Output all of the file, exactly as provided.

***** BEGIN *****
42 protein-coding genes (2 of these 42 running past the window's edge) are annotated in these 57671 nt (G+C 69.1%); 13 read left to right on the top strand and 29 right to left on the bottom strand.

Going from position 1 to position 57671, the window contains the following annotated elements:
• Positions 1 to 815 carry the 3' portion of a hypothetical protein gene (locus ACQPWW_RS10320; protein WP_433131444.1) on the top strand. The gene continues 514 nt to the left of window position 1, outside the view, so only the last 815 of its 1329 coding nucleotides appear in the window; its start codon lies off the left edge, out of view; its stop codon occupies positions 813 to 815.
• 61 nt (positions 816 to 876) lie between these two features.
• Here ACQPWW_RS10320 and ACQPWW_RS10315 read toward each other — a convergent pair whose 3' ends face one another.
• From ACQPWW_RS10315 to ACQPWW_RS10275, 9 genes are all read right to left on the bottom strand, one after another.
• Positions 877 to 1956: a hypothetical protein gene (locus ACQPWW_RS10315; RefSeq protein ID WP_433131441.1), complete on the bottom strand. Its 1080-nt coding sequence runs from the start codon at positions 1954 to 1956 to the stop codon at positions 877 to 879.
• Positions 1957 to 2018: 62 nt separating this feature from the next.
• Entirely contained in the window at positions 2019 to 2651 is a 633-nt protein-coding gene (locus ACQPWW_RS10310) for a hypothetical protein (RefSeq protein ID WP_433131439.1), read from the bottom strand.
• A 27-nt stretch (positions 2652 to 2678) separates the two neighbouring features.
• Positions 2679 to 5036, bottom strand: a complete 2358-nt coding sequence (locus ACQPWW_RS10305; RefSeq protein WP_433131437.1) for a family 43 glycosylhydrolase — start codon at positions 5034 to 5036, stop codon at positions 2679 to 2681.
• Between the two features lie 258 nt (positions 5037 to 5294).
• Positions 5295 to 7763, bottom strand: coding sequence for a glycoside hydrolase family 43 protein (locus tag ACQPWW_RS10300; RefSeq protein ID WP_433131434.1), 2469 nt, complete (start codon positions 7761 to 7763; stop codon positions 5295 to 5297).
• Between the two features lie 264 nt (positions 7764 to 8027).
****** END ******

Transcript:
42 protein-coding genes (2 of these 42 running past the window's edge) are annotated in these 57671 nt (G+C 69.1%); 13 read left to right on the top strand and 29 right to left on the bottom strand.

Going from position 1 to position 57671, the window contains the following annotated elements:
• Positions 1 to 815 carry the 3' portion of a hypothetical protein gene (locus ACQPWW_RS10320; protein WP_433131444.1) on the top strand. The gene continues 514 nt to the left of window position 1, outside the view, so only the last 815 of its 1329 coding nucleotides appear in the window; its start codon lies off the left edge, out of view; its stop codon occupies positions 813 to 815.
• 61 nt (positions 816 to 876) lie between these two features.
• Here ACQPWW_RS10320 and ACQPWW_RS10315 read toward each other — a convergent pair whose 3' ends face one another.
• From ACQPWW_RS10315 to ACQPWW_RS10275, 9 genes are all read right to left on the bottom strand, one after another.
• Positions 877 to 1956: a hypothetical protein gene (locus ACQPWW_RS10315; RefSeq protein ID WP_433131441.1), complete on the bottom strand. Its 1080-nt coding sequence runs from the start codon at positions 1954 to 1956 to the stop codon at positions 877 to 879.
• Positions 1957 to 2018: 62 nt separating this feature from the next.
• Entirely contained in the window at positions 2019 to 2651 is a 633-nt protein-coding gene (locus ACQPWW_RS10310) for a hypothetical protein (RefSeq protein ID WP_433131439.1), read from the bottom strand.
• A 27-nt stretch (positions 2652 to 2678) separates the two neighbouring features.
• Positions 2679 to 5036, bottom strand: a complete 2358-nt coding sequence (locus ACQPWW_RS10305; RefSeq protein WP_433131437.1) for a family 43 glycosylhydrolase — start codon at positions 5034 to 5036, stop codon at positions 2679 to 2681.
• Between the two features lie 258 nt (positions 5037 to 5294).
• Positions 5295 to 7763, bottom strand: coding sequence for a glycoside hydrolase family 43 protein (locus tag ACQPWW_RS10300; RefSeq protein ID WP_433131434.1), 2469 nt, complete (start codon positions 7761 to 7763; stop codon positions 5295 to 5297).
• Between the two features lie 264 nt (positions 7764 to 8027).